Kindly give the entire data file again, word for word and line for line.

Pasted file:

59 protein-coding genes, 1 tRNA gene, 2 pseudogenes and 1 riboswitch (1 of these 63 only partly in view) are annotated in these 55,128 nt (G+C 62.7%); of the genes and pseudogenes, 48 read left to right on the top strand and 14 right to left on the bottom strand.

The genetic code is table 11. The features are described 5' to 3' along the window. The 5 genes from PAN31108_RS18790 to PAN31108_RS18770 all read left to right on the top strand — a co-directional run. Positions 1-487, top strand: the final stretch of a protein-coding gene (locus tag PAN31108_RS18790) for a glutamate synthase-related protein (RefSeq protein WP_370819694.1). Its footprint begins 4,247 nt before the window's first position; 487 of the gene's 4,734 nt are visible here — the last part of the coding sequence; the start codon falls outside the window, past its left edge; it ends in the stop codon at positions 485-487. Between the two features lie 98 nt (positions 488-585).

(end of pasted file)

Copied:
59 protein-coding genes, 1 tRNA gene, 2 pseudogenes and 1 riboswitch (1 of these 63 only partly in view) are annotated in these 55,128 nt (G+C 62.7%); of the genes and pseudogenes, 48 read left to right on the top strand and 14 right to left on the bottom strand.

The genetic code is table 11. The features are described 5' to 3' along the window. The 5 genes from PAN31108_RS18790 to PAN31108_RS18770 all read left to right on the top strand — a co-directional run. Positions 1-487, top strand: the final stretch of a protein-coding gene (locus tag PAN31108_RS18790) for a glutamate synthase-related protein (RefSeq protein WP_370819694.1). Its footprint begins 4,247 nt before the window's first position; 487 of the gene's 4,734 nt are visible here — the last part of the coding sequence; the start codon falls outside the window, past its left edge; it ends in the stop codon at positions 485-487. Between the two features lie 98 nt (positions 488-585).